US health insurer Anthem hacked Reuters

US health insurance major Anthem has become the victim of a hacking attack, potentially affecting personal data of 80 million customers and employees.

The hacking attack discovered last week was reported by The Wall Street Journal for the first time. Anthem estimates that "tens of millions" of records were stolen in the attack, the newspaper reported.

"Despite our efforts, Anthem was the target of a very sophisticated external cyber attack. These attackers gained unauthorized access to Anthem's IT system and have obtained personal information from our current and former members such as their names, birthdays, medical IDs/social security numbers, street addresses, email addresses and employment information, including income data," CEO Joseph Swedish said in a message on the official website.

"Based on what we know now, there is no evidence that credit card or medical information, such as claims, test results or diagnostic codes were targeted or compromised."

He noted that the company immediately acted to close the security vulnerability, once it came to know about the attack. The company also contacted the FBI and has been fully cooperating with the investigation.

Anthem has retained cybersecurity firm Mandiant to evaluate its systems and identify solutions. The company is offering free credit monitoring and identity protection services to affected customers.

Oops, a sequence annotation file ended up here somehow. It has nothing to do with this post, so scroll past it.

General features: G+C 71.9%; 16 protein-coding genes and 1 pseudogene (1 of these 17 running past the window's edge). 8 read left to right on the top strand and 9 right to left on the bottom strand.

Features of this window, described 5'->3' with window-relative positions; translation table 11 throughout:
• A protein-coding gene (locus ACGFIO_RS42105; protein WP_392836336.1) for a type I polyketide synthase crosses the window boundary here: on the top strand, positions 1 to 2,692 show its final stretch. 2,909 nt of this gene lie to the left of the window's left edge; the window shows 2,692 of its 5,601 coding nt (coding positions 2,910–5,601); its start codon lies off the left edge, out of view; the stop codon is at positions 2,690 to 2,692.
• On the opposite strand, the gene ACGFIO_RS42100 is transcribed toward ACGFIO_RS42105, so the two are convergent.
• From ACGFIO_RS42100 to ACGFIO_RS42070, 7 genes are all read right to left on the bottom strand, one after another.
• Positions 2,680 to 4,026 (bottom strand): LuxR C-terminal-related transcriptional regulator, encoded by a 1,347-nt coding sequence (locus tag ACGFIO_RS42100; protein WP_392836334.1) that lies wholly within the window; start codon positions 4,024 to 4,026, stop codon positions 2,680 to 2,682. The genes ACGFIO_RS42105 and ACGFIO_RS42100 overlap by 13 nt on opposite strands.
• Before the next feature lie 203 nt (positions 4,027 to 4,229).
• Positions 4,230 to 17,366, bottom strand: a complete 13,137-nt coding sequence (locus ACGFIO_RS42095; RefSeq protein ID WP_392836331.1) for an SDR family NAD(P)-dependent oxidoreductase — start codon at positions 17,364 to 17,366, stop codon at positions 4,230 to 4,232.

"I want to personally apologise to each of you for what has happened, as I know you expect us to protect your information. We will continue to do everything in our power to make our systems and security processes better and more secure, and hope that we can earn back your trust and confidence in Anthem," Swedish added.

Cyber security has recently become a major concern for large companies, governments and individuals in line with the rising number of hacking attacks and the leakage of large amounts of data.

Hackers now appear more interested in stealing medical records rather than electronic data as the former proves to be more profitable and less risky, according to security experts.

Kelly Yee, Vice President at Penango, the secure webmail and encryption company in the US, earlier told IB Times UK hackers are now more interested in medical data rather than credit and debit card data.